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Using policy to promote participatory planning: an examination of Minnesota's Lake Improvement Districts from the citizen perspective

Listed author(s):
  • Kaitlin Steiger-Meister
  • Dennis R. Becker
Registered author(s):

    Increased development around Minnesota's lakes and their respective watersheds has degraded lake health in counties surrounding the St. Paul and Minneapolis metro areas. Confronted with the implications of degraded lakes, such as loss of property values and declining recreational experiences, lakefront landowners, and those using the lake for recreation, are increasingly looking for meaningful ways to engage in activities to improve lake water quality. Even with increased citizen interest in lake management issues, state and county agencies are struggling to find effective methods that transform citizen interest into citizen action. We examine the Minnesota Lake Improvement District (LID) Law as a mechanism for formally involving lakefront homeowners in the design and implementation of lake management actions from the citizen perspective. Semi-structured, in-depth interviews with LID participants were used to explore what citizens perceived tobe benefits and challenges of the programme. Findings provide insight to environmental planners regarding citizen perceptions of pursuing a participatory management approach in which citizens are able to request a new taxing district to fund their desired lake management activities.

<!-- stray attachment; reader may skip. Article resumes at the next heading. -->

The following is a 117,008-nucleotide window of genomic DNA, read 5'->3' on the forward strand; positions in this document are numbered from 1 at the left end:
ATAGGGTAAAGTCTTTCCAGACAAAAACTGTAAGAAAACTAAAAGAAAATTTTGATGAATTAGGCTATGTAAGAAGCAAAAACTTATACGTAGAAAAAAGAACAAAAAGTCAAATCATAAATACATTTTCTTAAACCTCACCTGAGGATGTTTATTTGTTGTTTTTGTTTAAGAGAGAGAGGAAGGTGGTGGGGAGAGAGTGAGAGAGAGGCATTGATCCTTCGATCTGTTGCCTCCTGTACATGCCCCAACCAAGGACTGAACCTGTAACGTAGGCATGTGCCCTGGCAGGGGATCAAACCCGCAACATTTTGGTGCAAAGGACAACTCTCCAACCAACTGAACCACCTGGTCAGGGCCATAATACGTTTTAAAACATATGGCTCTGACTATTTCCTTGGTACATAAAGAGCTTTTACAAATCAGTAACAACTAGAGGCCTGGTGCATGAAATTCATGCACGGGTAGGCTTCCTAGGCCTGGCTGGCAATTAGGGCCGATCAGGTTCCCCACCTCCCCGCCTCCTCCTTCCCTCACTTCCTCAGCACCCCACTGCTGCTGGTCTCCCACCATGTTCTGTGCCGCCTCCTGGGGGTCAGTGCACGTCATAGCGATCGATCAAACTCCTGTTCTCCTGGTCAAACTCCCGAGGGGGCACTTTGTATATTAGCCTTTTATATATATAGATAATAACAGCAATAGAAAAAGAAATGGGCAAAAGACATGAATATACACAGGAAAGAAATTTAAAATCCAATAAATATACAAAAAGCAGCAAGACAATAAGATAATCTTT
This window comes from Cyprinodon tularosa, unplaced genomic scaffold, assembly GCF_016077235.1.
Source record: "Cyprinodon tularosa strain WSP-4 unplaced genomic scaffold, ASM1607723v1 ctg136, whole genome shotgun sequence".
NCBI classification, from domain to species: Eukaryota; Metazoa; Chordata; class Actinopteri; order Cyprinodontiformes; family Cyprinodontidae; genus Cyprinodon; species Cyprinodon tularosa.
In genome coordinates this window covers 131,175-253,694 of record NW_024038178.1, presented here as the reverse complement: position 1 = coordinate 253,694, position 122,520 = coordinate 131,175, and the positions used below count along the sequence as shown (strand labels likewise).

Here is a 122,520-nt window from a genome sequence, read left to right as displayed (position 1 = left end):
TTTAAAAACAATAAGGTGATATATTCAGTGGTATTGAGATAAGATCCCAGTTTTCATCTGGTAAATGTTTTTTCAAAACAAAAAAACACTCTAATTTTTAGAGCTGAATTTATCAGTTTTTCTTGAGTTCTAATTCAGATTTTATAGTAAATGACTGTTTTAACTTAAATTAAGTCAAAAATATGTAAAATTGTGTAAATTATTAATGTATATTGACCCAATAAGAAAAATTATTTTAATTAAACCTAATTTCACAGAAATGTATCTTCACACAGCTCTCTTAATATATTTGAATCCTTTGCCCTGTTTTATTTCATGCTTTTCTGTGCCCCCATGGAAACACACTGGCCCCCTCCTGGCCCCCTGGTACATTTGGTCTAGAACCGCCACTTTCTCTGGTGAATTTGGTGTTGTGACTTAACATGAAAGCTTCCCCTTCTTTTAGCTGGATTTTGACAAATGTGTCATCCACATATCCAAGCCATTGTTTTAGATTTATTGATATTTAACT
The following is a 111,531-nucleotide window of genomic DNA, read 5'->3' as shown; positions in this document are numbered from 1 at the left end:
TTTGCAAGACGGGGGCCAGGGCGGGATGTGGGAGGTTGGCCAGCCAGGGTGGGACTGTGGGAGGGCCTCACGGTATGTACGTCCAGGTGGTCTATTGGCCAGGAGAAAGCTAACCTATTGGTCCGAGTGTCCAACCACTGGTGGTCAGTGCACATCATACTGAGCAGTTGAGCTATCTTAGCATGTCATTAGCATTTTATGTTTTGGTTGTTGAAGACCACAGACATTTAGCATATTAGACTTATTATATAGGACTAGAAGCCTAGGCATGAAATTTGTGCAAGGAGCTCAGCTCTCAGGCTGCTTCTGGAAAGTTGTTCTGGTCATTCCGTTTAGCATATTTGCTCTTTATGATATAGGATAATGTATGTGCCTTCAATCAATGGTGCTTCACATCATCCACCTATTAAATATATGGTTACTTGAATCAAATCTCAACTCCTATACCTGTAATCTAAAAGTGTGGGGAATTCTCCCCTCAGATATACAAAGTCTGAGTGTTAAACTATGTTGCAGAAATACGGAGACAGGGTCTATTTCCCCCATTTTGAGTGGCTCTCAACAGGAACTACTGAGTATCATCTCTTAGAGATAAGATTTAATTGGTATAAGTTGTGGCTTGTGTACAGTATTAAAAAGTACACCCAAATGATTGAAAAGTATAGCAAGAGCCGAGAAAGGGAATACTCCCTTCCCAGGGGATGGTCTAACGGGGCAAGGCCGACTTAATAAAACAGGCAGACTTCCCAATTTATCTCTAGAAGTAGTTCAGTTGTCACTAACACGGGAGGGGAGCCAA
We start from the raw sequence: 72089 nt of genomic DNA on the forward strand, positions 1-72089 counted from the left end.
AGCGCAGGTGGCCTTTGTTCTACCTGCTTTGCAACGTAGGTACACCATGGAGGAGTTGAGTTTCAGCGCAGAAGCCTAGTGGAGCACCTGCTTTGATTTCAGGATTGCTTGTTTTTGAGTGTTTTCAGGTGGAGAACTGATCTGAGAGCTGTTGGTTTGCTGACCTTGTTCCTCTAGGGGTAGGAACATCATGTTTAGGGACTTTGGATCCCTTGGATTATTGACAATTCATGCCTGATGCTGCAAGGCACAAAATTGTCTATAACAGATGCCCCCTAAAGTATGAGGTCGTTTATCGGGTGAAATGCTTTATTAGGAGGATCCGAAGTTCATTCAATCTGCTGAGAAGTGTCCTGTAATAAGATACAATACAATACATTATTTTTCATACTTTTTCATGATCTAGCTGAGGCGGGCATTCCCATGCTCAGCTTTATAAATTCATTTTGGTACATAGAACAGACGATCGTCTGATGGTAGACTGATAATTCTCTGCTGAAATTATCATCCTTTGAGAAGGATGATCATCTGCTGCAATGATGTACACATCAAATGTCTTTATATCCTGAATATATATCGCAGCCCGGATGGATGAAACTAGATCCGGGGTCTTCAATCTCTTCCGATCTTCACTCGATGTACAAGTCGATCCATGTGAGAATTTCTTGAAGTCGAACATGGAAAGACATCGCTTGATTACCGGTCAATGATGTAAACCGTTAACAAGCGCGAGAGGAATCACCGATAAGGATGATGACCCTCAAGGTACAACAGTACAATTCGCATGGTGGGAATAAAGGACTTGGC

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    Article provided by Taylor & Francis Journals in its journal Journal of Environmental Planning and Management.

    Volume (Year): 55 (2012)
    Issue (Month): 5 (August)
    Pages: 599-615

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    Handle: RePEc:taf:jenpmg:v:55:y:2012:i:5:p:599-615
    DOI: 10.1080/09640568.2011.619334
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